Still Trying for the Middle School Merger


Despite a failed attempt to merge two Jewish middle schools over the past few months, a flurry of activity in the past week suggests that the effort may not be over yet.

One week after Perelman Jewish Day School voted to relocate its Saligman Middle School to the Western suburbs in the wake of failed efforts to merge with the middle school of Jack M. Barrack Hebrew Academy, the status of the two schools remains in limbo.

A flurry of activity has ensued, from high-level conference calls to community meetings to emails to Facebook discussions, all in a renewed attempt to come up with a solution.
At the same time, the Jewish Federation of Greater Philadelphia, which had funded an outside facilitator and then a mediator to help the two schools form a plan on their own, is weighing in publicly for the first time. 
If the schools don’t succeed in merging, they’re “both going to fail,” Federation CEO Ira M. Schwartz said at a community meeting at Barrack's Bryn Mawr campus on Dec. 4.
“We can’t let this fail. It’s time to get back together and be serious about this,” he said in his first public remarks on the issue, noting that Federation has monitored the process from the beginning, offering advice and support when asked.
He acknowledged that tensions have been “pretty high” but said both schools understand the stakes. 
Nearly 300 parents and a handful of students packed the Barrack auditorium for the meeting, which was called to discuss why, from Barrack’s perspective, months of talks to achieve a unified school had broken down.
The goal was to dispel some of the myths and misinformation about how they got to where they are now, said George Gordon, one of three Barrack representatives on a six-person committee that had been negotiating the issue for months.
“All of us up here share the hopes, the aspirations, the frustrations with the community of our inability to get this thing done," he said, referring to the four Barrack board members and administrators who sat beside him on the stage.
“We remain hopeful that through the efforts of a number of people on the Barrack team that we still may be able to get to our goal of a unified school." 
While the latest round of talks about merging the two schools began in the fall, the idea of a merger dates back four years. Just before an agreement was voted on in 2009, members of the Perelman board pulled back, saying they would continue to operate Saligman, which occupies a modest hallway lined with classrooms attached to Gratz College in Melrose Park.
“When we couldn’t put together a unified day school four years ago, in my judgment both schools suffered,” Schwartz said at the Barrack meeting. “You don’t have to be a rocket scientist to figure out there are fewer and fewer kids coming in at the front end. There are more than enough children out there but we are not reaching them. We don’t have as much time now. We lost four years and we can’t afford to lose another four years.”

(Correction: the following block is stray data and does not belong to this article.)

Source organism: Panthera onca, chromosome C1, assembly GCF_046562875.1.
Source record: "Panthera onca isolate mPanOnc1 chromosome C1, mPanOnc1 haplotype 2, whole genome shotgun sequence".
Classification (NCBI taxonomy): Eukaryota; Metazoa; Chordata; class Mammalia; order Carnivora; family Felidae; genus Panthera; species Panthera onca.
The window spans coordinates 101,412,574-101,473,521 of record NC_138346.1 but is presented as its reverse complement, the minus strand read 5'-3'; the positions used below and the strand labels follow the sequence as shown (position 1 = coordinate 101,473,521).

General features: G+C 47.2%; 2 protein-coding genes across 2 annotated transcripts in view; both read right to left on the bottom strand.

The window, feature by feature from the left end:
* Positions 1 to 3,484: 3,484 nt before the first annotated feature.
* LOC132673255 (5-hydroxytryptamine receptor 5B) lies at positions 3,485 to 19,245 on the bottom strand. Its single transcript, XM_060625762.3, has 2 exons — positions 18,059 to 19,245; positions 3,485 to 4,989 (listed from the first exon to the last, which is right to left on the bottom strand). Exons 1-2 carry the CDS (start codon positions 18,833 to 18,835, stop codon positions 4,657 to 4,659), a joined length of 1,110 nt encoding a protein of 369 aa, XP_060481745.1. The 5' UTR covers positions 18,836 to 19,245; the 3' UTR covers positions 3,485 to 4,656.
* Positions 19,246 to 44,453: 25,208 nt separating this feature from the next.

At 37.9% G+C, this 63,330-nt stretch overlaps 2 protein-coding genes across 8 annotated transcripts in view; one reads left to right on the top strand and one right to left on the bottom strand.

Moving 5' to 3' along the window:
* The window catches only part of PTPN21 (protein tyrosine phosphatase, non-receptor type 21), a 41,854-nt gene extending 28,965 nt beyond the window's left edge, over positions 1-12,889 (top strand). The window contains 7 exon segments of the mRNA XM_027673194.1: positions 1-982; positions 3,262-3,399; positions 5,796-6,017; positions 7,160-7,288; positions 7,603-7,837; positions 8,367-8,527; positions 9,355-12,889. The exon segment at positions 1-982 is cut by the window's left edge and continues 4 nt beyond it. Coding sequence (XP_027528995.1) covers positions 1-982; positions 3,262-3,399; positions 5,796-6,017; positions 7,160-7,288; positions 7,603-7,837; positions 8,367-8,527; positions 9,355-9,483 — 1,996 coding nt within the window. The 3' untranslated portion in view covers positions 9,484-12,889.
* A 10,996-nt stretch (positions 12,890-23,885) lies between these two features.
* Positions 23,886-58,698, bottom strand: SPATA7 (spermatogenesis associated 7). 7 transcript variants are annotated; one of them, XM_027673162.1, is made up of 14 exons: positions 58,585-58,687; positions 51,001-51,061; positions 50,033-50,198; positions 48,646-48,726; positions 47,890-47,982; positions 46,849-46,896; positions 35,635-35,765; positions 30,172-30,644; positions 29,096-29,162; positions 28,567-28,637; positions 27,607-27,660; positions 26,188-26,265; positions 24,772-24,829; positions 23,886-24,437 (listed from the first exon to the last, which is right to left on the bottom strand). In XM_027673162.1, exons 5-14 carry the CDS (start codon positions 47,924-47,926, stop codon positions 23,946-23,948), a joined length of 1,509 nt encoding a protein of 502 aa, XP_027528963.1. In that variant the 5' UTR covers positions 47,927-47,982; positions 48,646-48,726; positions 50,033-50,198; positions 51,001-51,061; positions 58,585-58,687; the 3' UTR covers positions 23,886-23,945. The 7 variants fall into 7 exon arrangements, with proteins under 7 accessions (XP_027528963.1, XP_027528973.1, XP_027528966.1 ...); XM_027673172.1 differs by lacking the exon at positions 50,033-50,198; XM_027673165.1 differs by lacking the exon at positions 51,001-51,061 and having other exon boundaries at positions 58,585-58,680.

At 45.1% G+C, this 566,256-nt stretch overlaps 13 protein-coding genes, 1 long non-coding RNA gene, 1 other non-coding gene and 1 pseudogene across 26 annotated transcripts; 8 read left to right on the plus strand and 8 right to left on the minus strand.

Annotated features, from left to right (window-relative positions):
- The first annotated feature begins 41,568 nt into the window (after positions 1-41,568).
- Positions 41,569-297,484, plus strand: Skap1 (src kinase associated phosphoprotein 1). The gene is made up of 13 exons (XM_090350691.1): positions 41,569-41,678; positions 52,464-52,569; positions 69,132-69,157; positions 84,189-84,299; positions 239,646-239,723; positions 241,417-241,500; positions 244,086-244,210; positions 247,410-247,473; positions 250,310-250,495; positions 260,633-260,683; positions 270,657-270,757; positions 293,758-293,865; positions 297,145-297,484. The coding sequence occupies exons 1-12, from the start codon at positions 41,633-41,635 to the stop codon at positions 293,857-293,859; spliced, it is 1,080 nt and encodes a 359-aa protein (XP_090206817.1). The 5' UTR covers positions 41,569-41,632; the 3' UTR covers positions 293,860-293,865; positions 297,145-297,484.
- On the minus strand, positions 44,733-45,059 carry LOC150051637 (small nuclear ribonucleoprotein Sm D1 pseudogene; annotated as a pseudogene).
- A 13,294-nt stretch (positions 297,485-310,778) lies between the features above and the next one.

Gordon said the negotiating committee had made significant progress in recent weeks: They had settled on having the school at the Schwartz campus, where Barrack is located, come close to agreeing on a pluralistic religious philosophy, and decided that Saligman Principal Susan Friedman would be in charge of a unified school. 
The sticking point, he said, came down to who would ultimately run the school and how. Would one institution or the other be responsible, or would they create some kind of committee run by both? And if one took over, who would decide which, if any, teachers would be affected, said Gordon, noting that Barrack negotiators were very protective of their staff and the school's 66-year history of excellence.
Perelman’s president, Elliot Norry, agreed that ownership was the major obstacle, with Perelman wanting to retain ownership. He said that while Perelman board members rejected the idea of joint management as not viable educationally and financially, they proposed several collaborative measures, including hiring a senior Barrack administrator to be a part-time vice principal, giving Barrack representatives three seats on the Perelman board and creating a management team drawing from both schools to address such issues as curriculum and religious affairs.
Last week, after the talks reached an impasse, Perelman board members voted to relocate Saligman to share space with its elementary school in Wynnewood. Norry said Thursday that Perelman was still operating under the assumption that Saligman would move to the Stern Center in time for next fall, as planned.